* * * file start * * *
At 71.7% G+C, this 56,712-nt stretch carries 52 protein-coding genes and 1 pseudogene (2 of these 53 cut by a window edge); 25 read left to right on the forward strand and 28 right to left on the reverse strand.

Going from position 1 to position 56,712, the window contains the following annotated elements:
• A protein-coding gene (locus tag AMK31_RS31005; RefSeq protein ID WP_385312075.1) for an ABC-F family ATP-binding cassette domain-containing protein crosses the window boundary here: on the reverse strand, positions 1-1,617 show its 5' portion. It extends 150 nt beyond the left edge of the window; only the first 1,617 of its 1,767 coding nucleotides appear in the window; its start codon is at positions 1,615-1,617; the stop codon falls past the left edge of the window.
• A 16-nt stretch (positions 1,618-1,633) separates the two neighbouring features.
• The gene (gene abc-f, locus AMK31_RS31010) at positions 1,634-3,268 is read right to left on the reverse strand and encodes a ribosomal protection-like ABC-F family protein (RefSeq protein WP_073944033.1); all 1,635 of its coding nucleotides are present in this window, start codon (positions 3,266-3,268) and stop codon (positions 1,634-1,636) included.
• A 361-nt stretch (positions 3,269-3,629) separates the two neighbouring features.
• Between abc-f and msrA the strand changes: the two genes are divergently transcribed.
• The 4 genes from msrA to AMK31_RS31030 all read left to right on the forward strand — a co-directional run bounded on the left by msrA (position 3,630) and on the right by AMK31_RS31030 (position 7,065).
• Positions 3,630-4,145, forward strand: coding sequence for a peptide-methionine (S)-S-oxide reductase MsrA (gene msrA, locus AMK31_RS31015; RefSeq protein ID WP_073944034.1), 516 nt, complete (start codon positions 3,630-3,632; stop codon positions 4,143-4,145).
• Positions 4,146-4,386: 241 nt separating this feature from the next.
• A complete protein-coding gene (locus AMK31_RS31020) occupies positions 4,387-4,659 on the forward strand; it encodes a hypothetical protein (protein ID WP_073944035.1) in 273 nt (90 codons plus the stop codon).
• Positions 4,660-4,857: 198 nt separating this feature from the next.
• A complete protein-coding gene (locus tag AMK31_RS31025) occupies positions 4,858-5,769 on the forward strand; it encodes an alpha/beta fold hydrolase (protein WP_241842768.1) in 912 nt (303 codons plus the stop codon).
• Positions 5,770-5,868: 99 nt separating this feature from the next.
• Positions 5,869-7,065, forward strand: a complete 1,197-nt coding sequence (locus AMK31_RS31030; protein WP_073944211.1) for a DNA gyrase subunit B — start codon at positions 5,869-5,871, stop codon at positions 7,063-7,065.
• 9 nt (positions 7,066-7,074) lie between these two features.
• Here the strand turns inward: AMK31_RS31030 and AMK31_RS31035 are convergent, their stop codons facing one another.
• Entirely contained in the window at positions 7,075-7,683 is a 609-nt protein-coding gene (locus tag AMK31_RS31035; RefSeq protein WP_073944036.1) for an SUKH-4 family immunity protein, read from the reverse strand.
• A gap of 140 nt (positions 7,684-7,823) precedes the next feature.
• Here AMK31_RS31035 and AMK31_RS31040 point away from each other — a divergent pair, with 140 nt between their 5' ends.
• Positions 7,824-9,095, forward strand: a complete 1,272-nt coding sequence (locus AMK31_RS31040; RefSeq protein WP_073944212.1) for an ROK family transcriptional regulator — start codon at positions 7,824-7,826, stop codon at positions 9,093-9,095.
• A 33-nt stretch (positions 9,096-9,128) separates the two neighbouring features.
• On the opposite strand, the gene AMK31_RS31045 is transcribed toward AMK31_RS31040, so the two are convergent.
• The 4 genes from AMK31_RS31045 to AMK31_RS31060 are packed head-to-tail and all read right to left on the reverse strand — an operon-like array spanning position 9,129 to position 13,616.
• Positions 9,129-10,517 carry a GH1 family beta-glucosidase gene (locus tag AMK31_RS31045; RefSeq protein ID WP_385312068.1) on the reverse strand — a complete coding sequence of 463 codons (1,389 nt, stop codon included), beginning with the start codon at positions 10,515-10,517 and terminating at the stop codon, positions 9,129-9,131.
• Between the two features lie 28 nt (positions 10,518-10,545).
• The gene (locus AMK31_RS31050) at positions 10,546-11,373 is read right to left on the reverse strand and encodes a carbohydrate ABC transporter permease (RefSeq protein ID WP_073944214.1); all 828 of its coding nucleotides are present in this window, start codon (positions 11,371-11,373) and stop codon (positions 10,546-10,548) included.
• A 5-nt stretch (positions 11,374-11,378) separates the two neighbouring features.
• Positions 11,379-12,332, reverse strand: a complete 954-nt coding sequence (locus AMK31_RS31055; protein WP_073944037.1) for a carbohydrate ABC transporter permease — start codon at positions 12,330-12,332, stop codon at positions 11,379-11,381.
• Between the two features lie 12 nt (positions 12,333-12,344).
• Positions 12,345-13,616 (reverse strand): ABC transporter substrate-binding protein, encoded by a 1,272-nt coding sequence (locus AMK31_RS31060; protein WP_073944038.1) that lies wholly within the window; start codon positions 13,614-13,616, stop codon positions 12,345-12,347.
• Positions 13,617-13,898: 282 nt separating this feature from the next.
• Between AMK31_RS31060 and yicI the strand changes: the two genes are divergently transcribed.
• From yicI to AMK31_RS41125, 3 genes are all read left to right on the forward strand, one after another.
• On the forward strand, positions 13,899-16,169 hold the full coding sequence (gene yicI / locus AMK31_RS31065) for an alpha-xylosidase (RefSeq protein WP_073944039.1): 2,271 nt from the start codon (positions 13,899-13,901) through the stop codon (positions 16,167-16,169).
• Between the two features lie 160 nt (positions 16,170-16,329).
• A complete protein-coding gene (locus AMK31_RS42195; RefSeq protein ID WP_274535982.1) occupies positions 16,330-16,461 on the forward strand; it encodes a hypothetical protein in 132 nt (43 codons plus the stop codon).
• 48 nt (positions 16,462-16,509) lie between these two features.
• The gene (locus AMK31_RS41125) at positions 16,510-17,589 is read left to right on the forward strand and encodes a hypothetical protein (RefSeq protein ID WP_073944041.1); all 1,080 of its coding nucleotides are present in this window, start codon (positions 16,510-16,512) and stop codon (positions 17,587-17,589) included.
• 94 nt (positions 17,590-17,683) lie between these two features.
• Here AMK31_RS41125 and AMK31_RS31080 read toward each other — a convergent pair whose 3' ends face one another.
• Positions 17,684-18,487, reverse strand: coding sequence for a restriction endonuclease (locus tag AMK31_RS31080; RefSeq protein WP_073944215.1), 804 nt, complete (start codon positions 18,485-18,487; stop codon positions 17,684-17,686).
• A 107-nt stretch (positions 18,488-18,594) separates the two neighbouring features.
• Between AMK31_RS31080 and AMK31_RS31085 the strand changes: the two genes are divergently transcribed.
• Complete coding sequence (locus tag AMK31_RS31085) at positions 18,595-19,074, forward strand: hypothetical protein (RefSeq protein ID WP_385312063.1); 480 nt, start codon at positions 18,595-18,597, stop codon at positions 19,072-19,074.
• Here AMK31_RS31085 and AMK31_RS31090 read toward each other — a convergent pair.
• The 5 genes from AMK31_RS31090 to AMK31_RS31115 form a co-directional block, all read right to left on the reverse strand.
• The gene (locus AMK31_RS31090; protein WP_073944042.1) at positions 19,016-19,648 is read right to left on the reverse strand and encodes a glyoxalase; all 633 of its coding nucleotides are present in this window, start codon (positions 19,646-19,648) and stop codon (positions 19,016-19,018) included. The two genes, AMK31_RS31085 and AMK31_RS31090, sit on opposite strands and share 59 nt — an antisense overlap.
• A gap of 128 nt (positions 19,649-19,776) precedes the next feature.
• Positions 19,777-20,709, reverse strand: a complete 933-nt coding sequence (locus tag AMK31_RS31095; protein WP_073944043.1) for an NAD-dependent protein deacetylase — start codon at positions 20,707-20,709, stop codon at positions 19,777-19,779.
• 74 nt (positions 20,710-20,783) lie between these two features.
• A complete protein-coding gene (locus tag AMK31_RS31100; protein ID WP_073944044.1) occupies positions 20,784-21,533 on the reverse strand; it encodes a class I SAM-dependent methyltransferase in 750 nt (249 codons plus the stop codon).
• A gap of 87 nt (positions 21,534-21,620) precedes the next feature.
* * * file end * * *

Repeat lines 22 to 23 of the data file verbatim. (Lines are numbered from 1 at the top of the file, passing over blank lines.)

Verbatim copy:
• A 33-nt stretch (positions 9,096-9,128) separates the two neighbouring features.
• On the opposite strand, the gene AMK31_RS31045 is transcribed toward AMK31_RS31040, so the two are convergent.